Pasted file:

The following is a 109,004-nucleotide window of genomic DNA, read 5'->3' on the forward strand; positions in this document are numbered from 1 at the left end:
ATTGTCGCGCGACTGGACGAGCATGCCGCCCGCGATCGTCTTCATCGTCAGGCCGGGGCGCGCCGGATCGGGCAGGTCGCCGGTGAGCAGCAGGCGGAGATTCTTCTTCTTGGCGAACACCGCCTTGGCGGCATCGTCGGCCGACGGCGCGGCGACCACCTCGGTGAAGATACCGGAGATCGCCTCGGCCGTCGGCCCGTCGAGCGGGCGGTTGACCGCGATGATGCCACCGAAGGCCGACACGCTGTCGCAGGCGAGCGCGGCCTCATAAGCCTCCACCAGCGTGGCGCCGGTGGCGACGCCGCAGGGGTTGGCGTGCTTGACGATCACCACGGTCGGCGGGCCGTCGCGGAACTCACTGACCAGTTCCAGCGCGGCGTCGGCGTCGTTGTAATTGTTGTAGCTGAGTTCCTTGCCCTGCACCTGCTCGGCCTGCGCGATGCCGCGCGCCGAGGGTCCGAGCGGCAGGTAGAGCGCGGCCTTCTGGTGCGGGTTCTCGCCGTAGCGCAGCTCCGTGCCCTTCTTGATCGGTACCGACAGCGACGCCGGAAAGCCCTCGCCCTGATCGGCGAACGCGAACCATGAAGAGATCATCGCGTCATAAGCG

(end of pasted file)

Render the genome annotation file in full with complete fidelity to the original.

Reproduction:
The following is a 109,004-nucleotide window of genomic DNA, read 5'->3' on the forward strand; positions in this document are numbered from 1 at the left end:
ATTGTCGCGCGACTGGACGAGCATGCCGCCCGCGATCGTCTTCATCGTCAGGCCGGGGCGCGCCGGATCGGGCAGGTCGCCGGTGAGCAGCAGGCGGAGATTCTTCTTCTTGGCGAACACCGCCTTGGCGGCATCGTCGGCCGACGGCGCGGCGACCACCTCGGTGAAGATACCGGAGATCGCCTCGGCCGTCGGCCCGTCGAGCGGGCGGTTGACCGCGATGATGCCACCGAAGGCCGACACGCTGTCGCAGGCGAGCGCGGCCTCATAAGCCTCCACCAGCGTGGCGCCGGTGGCGACGCCGCAGGGGTTGGCGTGCTTGACGATCACCACGGTCGGCGGGCCGTCGCGGAACTCACTGACCAGTTCCAGCGCGGCGTCGGCGTCGTTGTAATTGTTGTAGCTGAGTTCCTTGCCCTGCACCTGCTCGGCCTGCGCGATGCCGCGCGCCGAGGGTCCGAGCGGCAGGTAGAGCGCGGCCTTCTGGTGCGGGTTCTCGCCGTAGCGCAGCTCCGTGCCCTTCTTGATCGGTACCGACAGCGACGCCGGAAAGCCCTCGCCCTGATCGGCGAACGCGAACCATGAAGAGATCATCGCGTCATAAGCG